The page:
I bought some nice clean peaches (after spending about 20 minutes minutely examining each and every peach in the bin at Safeway to find one's that were completely unblemished and perfect - I'm sure they thought I was some OCD nutcase) and put them on a nice glass plate.
My goal was to try to get some nice rear lighting to create a halo effect on the peaches, but I apparently don't have the technique down yet.
I tried putting a snooted light behind the peaches with a fill light toward the side. I ended up with really harsh lighting and a lot of flare in some images (below). Although this photo isn't terrible, it isn't at all what I wanted.
I just couldn't get the effect that I wanted (I think because I need to actually have the flash physically hidden behind the peaches), so I moved the snooted flash to the side (below).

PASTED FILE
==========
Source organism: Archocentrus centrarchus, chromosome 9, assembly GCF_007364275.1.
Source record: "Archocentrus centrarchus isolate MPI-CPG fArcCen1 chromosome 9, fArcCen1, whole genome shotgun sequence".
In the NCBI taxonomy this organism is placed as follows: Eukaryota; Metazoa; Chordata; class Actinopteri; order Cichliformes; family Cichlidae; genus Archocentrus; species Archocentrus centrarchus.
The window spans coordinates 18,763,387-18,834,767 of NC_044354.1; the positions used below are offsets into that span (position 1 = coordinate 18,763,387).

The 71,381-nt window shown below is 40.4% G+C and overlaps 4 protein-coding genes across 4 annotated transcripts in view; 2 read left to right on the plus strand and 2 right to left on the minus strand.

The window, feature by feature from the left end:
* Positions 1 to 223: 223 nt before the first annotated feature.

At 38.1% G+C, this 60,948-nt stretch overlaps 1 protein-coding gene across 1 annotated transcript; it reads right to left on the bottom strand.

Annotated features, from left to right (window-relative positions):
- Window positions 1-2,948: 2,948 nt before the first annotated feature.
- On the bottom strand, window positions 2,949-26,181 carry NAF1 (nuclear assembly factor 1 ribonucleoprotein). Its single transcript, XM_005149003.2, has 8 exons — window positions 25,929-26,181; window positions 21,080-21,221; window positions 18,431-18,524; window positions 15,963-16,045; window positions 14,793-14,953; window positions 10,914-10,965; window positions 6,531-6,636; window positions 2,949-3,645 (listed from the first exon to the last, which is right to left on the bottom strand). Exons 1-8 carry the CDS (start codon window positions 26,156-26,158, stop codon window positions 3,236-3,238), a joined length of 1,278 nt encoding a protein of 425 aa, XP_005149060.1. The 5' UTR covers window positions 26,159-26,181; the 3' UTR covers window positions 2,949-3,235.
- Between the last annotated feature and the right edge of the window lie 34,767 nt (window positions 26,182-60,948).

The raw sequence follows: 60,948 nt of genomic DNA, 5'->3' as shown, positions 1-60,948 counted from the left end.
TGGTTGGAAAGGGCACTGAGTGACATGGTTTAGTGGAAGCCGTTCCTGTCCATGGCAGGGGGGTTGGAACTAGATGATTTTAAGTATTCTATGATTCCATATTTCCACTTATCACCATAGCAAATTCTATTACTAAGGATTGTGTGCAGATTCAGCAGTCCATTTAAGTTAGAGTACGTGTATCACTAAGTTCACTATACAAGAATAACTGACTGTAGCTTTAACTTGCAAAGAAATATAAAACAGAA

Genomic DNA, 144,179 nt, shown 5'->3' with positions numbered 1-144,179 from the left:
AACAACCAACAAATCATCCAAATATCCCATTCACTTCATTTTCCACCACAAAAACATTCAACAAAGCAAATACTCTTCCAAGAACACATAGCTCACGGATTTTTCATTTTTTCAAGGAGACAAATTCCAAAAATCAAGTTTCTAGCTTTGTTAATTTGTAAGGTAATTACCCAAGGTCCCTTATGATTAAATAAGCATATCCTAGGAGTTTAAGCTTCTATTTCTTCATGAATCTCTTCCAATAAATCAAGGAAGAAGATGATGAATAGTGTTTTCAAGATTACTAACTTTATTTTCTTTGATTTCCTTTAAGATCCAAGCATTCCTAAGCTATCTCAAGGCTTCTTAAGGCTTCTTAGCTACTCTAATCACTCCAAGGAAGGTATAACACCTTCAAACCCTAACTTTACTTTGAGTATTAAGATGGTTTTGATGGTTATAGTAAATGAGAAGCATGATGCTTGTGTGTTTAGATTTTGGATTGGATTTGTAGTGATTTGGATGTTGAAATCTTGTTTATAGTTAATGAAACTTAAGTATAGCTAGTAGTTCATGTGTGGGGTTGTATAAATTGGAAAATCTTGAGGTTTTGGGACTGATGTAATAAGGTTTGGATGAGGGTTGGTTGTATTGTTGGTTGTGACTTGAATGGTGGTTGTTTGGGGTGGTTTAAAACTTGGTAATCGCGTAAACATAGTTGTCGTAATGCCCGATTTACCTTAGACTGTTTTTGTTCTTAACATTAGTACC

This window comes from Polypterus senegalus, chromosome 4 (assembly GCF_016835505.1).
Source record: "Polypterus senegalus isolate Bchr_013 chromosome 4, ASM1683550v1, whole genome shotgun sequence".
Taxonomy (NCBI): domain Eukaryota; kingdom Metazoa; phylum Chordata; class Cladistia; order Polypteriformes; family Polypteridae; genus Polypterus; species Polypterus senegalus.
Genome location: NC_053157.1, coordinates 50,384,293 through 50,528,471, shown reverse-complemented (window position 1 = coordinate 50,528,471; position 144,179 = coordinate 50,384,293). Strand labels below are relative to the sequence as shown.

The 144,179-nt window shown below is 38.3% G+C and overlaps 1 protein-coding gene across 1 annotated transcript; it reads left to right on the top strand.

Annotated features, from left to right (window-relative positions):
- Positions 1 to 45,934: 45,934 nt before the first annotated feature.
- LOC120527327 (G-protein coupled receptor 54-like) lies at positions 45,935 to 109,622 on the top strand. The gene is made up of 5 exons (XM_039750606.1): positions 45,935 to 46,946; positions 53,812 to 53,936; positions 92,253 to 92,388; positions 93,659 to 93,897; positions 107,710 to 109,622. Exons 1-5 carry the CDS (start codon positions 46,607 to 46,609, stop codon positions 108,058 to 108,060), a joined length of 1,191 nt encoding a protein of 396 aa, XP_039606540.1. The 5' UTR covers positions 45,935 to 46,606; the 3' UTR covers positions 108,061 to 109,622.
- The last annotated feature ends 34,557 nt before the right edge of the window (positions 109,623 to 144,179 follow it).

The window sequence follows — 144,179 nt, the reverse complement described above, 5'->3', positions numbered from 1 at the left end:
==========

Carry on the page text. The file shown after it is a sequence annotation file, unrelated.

This wasn't much better.
In my frustration at the harshness of the light, I pointed one flash at the ceiling and the snooted flash at the back wall, in effect saying 'to hell with directional light!'.
Amazingly enough I ended up with the richest, softest lighting you could imagine!
An added bonus were the incredible reflections in the glass plate. What makes these images work for me is how the clean neutral lines of the plate contrast with the round richness of the peaches. These photos are winners in my book, both in successfulness and simplicity.
- If one kind of lighting isn't working, try something else; don't just keep taking pictures in the hope that one will magically work.
- Food photography is all about contrasts - in shape, color, texture, you name it. But if you lack those contrasts, your images will be boring.
- Harsh light is harsh. I'm sure it has it's place, but not in this shoot.